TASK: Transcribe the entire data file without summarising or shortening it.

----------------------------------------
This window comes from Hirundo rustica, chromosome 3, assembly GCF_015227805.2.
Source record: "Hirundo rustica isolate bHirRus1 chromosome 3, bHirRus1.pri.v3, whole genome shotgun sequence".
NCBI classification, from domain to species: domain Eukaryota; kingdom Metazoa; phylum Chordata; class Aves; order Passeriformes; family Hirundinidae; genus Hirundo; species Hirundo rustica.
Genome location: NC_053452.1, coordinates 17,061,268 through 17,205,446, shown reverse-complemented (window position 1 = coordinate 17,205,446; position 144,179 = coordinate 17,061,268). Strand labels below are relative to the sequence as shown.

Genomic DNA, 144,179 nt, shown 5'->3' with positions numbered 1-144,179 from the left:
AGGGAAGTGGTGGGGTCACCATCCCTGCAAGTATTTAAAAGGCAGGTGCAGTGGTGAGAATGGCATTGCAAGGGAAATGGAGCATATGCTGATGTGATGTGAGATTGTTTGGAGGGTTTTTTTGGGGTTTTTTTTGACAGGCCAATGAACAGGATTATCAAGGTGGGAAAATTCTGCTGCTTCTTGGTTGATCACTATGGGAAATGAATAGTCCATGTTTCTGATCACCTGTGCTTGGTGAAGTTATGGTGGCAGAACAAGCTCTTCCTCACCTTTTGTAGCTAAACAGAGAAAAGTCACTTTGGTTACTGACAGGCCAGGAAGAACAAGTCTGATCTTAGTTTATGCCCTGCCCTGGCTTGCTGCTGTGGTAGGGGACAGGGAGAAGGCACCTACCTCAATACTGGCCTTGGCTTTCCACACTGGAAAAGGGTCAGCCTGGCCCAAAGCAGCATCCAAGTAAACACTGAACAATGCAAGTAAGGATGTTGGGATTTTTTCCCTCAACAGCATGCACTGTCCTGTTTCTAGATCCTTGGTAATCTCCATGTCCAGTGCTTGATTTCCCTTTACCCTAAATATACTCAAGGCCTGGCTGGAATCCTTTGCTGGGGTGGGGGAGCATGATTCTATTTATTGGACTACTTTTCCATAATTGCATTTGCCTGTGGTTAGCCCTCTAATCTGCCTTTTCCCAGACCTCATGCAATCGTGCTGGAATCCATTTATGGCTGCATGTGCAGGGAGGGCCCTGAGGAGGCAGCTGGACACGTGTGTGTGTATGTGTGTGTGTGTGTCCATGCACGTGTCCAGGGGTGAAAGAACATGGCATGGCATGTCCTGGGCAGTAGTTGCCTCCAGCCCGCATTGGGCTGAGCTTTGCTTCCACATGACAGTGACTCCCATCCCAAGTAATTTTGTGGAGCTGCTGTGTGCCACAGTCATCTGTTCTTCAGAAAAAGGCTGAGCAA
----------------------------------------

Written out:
This window comes from Hirundo rustica, chromosome 3, assembly GCF_015227805.2.
Source record: "Hirundo rustica isolate bHirRus1 chromosome 3, bHirRus1.pri.v3, whole genome shotgun sequence".
NCBI classification, from domain to species: domain Eukaryota; kingdom Metazoa; phylum Chordata; class Aves; order Passeriformes; family Hirundinidae; genus Hirundo; species Hirundo rustica.
Genome location: NC_053452.1, coordinates 17,061,268 through 17,205,446, shown reverse-complemented (window position 1 = coordinate 17,205,446; position 144,179 = coordinate 17,061,268). Strand labels below are relative to the sequence as shown.

Genomic DNA, 144,179 nt, shown 5'->3' with positions numbered 1-144,179 from the left:
AGGGAAGTGGTGGGGTCACCATCCCTGCAAGTATTTAAAAGGCAGGTGCAGTGGTGAGAATGGCATTGCAAGGGAAATGGAGCATATGCTGATGTGATGTGAGATTGTTTGGAGGGTTTTTTTGGGGTTTTTTTTGACAGGCCAATGAACAGGATTATCAAGGTGGGAAAATTCTGCTGCTTCTTGGTTGATCACTATGGGAAATGAATAGTCCATGTTTCTGATCACCTGTGCTTGGTGAAGTTATGGTGGCAGAACAAGCTCTTCCTCACCTTTTGTAGCTAAACAGAGAAAAGTCACTTTGGTTACTGACAGGCCAGGAAGAACAAGTCTGATCTTAGTTTATGCCCTGCCCTGGCTTGCTGCTGTGGTAGGGGACAGGGAGAAGGCACCTACCTCAATACTGGCCTTGGCTTTCCACACTGGAAAAGGGTCAGCCTGGCCCAAAGCAGCATCCAAGTAAACACTGAACAATGCAAGTAAGGATGTTGGGATTTTTTCCCTCAACAGCATGCACTGTCCTGTTTCTAGATCCTTGGTAATCTCCATGTCCAGTGCTTGATTTCCCTTTACCCTAAATATACTCAAGGCCTGGCTGGAATCCTTTGCTGGGGTGGGGGAGCATGATTCTATTTATTGGACTACTTTTCCATAATTGCATTTGCCTGTGGTTAGCCCTCTAATCTGCCTTTTCCCAGACCTCATGCAATCGTGCTGGAATCCATTTATGGCTGCATGTGCAGGGAGGGCCCTGAGGAGGCAGCTGGACACGTGTGTGTGTATGTGTGTGTGTGTGTCCATGCACGTGTCCAGGGGTGAAAGAACATGGCATGGCATGTCCTGGGCAGTAGTTGCCTCCAGCCCGCATTGGGCTGAGCTTTGCTTCCACATGACAGTGACTCCCATCCCAAGTAATTTTGTGGAGCTGCTGTGTGCCACAGTCATCTGTTCTTCAGAAAAAGGCTGAGCAA